"They're replacing the optical storage mediums with backups to get it back" -- repetition of "back".
"You really think that went unnoticed." missing ?
"We are responsible for the rescues."
"It is -extremely- prudent to always be careful of what you say on the Command Network." Double emphasis in conflicting directions :).
"No Gos" -- what's a Gos? 'Go' needs to be delimited in some way, e.g. NO GOs.
/initiation test/initialization test/ An initiation test sounds more like a hazing routine.
"That’s +on+ a need-to-know basis. You don’t need to know."
"That is apparently working just find." /fine/
"coup de resistant" /Piece de resistance/
"I still think its prostitutes, but that doesn't fit either" /think it should be/. Oo, and /it's/
"a room full of active electronics consoles" /electronic/
"Maybe we are ...so far." (elipsis spacing)
hand.”Okay -- missing space
… -- unicode elipsis character. inconsistent: could cause inconsistent rendering. Recommend just removing (replacing with normal period characters); they have very little utility.
/marshal arts/martial arts/
"ice capades as they slip and slid their way home to get them" /escapades/. /slide/
"I pushed along the walls to the elevator and tapped at the open key."
"zero G" -- yet another different rendering :).
There's a suspicious lack of heading markup on the chapter headings. I should be seeing HTML tags on them (for arbitrary values of "2").
"A place he would not want to be found." missing ?
"His iron-trademark stare was sagging." /trademark iron/
He laughed. "It's instant. The water won't boil in the mess hall percolators. I guess you could call them one-G coffee makers." "How'd you survive being underweight?" (presumably missing line break)
"If this thing is an air born, we've all been exposed already, anyway." /an air born/airborne/
“Navigation” -- missing .
“And what happens when you loose navigation?” /lose/
"frozen gas": no. You might try looking those two words up in a dictionary.
"It's not impervious" -- normally things are impervious with regard to something else, e.g. "impervious to sarcasm".
“No Problem.” -- capitalisation.
I’m thinking maybe we can get out through the cooling fluid waste dump” -- missing .
"We stealthed the darken corridors as safely as possible". /darkened/. And "stealthed" is bogus usage.
"A few minutes later Perk hit me with his light on and off" /signalled/. (I assume that's a double-l -- this is UK English, right?)
"Would it crash in on us, or come gradually up like in a sinking ship." missing ?
"special gas to breath" /breathe/. Hey, what is it with that word and indie writers ;). (c.f. "Turing Evolved").
"We stepped passed our new friends" /past/
…. -- see, this is why I warned you about the elipsis character. I'm pretty sure using it joined to a normal '.' is a bad idea.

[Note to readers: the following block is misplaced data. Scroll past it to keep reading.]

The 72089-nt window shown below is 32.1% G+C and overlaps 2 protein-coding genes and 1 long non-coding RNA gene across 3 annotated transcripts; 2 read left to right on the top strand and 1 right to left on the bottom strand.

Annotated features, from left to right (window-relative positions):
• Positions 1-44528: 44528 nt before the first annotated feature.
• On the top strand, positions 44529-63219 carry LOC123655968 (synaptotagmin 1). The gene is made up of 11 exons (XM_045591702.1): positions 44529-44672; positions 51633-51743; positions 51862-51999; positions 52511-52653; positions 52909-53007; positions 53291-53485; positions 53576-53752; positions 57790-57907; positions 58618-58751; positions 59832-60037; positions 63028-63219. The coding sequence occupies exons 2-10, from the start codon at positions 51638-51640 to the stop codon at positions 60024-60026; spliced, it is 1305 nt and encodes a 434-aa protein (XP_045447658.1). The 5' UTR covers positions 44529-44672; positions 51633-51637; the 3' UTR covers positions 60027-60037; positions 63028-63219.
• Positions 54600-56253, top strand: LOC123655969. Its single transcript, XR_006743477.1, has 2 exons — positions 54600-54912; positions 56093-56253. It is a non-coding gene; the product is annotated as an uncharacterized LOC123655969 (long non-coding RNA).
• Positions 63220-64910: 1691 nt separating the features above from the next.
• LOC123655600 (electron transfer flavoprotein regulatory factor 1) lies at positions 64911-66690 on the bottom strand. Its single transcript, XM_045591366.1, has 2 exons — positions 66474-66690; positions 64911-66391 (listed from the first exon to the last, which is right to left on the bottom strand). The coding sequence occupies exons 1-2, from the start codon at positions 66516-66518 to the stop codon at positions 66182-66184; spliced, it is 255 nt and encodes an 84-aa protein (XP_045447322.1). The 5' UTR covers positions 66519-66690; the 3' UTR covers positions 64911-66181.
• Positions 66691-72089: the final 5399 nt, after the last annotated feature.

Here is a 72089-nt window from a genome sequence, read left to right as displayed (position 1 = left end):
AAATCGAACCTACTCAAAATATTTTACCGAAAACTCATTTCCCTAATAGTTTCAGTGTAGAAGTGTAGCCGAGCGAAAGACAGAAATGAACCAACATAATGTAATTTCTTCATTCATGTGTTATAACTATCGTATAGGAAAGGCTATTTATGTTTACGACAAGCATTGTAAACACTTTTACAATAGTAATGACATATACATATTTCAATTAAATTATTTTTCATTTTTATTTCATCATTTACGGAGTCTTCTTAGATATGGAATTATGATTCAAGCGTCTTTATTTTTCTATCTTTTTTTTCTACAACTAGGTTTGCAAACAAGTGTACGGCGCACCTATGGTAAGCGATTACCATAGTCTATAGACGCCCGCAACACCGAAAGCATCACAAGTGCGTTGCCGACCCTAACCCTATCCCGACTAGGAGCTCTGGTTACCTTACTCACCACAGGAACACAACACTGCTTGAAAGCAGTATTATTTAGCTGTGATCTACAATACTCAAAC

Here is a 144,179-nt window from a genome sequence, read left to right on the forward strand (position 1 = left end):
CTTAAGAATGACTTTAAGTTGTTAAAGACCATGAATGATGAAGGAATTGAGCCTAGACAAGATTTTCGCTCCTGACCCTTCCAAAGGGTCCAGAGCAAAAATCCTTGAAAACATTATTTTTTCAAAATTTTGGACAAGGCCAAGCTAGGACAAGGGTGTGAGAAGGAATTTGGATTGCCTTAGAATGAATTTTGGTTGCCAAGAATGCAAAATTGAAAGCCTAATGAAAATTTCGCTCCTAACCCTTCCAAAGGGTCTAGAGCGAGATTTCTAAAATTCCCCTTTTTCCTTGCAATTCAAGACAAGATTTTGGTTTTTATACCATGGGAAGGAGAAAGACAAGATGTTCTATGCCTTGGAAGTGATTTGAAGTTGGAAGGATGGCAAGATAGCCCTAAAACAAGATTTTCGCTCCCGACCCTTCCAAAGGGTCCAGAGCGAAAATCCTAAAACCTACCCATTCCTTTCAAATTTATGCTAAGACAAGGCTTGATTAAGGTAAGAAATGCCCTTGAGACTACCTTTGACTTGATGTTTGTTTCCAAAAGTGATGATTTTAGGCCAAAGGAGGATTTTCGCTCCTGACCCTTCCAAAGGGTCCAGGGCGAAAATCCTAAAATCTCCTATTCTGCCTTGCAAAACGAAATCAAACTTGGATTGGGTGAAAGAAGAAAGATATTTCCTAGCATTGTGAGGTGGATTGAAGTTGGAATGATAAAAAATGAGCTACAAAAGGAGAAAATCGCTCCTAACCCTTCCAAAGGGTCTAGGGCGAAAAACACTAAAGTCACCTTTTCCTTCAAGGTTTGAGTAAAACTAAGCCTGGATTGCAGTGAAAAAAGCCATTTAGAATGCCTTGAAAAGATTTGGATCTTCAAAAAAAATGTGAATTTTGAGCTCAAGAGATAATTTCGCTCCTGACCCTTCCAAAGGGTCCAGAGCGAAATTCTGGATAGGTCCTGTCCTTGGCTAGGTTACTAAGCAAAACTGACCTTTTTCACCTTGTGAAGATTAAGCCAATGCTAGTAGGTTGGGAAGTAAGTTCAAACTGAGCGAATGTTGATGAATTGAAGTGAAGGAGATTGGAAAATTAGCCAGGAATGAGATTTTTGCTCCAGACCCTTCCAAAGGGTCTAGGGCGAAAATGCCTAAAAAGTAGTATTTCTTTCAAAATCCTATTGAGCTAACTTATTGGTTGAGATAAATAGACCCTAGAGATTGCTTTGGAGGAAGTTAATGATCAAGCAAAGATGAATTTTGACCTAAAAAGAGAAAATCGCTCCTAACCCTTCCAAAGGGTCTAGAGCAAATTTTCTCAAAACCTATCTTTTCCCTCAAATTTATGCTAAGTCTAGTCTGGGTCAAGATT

"Why hadn’t I though of these things beforehand." missing ?
"Using our weak suit thrust" /thrusters/
"With endearing patience" /enduring/, haha.
"We made sure the pose suit-liner temperature control tubing, and telemetry connectors were secure."
"What if he was much more powerful that expected" /than/
“Let me hang your weapon back on you. I got the satchel. Let’s go.” Come on. We’ll try this way.” (spurious quote in the middle)
/crew compliment/crew complement/
‘We need to set up without alerting the nervous guy who keeps running back and forth. We don’t want them swarming down here just yet.” (opening quote is single instead of double quote)
"Not wanting to miss anything, I quickly willed myself back to consciousness." Dictionary time again :).
"upward" -- in what frame of reference?
"An instant later came something totally unexpected, nothing at all. Suddenly black, empty space, as though it all had been an illusion. But, it only took a second to understand. They had been running with antimatter. With the destruction of their antimatter containment, the antimatter had been let lose to devour everything. Mutual annihilation. Neutralization of all matter in equal proportion." -- hmm.
"Not just shot one, fire-fight!"
"Video-Tube". Heh. I like to think this isn't considered redundant because "tube" has been retroactively understood in the sense of "a series of tubes".
"critical expendables" /consumables/
"habitat transition" (habitat is a _living_ place -- you mean something more like "medium")
"too much laser was saturating the receptors" /laser light/
"had been set up in the best possible ways" /way/
"In addition to our other firsts, we would essentially be ballistic" -- don't think so
"On the day pf departure" /pf/of/
"10:00 hours". Wrong - military time drops the colon.
"I woke up on the floor. Everyone was down. Others around me began to wake. I climbed to my feet and quickly surveyed the area. No one appeared to be injured." heh
I gave up running the "after the deadline" contextual spellchecker; it didn't seem to pick up much. That said, it would point out the overuse of passive voice.
"Eventually RJ" /R.J./